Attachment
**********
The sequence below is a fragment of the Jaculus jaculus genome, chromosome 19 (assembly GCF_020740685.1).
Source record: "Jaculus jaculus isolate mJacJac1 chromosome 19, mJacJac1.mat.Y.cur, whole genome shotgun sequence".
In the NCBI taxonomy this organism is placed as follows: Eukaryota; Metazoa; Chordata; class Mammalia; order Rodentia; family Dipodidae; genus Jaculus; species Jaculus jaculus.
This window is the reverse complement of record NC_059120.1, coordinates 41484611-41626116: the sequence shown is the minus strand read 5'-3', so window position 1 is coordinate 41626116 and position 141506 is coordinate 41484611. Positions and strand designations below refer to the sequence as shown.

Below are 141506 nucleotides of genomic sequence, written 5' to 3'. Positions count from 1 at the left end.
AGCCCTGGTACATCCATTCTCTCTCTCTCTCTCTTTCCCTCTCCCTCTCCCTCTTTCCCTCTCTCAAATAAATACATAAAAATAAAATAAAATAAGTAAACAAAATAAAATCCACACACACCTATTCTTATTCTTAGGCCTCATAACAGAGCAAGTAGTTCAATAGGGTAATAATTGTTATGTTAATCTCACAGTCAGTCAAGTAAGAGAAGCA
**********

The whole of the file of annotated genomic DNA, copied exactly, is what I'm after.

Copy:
The sequence below is a fragment of the Jaculus jaculus genome, chromosome 19 (assembly GCF_020740685.1).
Source record: "Jaculus jaculus isolate mJacJac1 chromosome 19, mJacJac1.mat.Y.cur, whole genome shotgun sequence".
In the NCBI taxonomy this organism is placed as follows: Eukaryota; Metazoa; Chordata; class Mammalia; order Rodentia; family Dipodidae; genus Jaculus; species Jaculus jaculus.
This window is the reverse complement of record NC_059120.1, coordinates 41484611-41626116: the sequence shown is the minus strand read 5'-3', so window position 1 is coordinate 41626116 and position 141506 is coordinate 41484611. Positions and strand designations below refer to the sequence as shown.

Below are 141506 nucleotides of genomic sequence, written 5' to 3'. Positions count from 1 at the left end.
AGCCCTGGTACATCCATTCTCTCTCTCTCTCTCTTTCCCTCTCCCTCTCCCTCTTTCCCTCTCTCAAATAAATACATAAAAATAAAATAAAATAAGTAAACAAAATAAAATCCACACACACCTATTCTTATTCTTAGGCCTCATAACAGAGCAAGTAGTTCAATAGGGTAATAATTGTTATGTTAATCTCACAGTCAGTCAAGTAAGAGAAGCA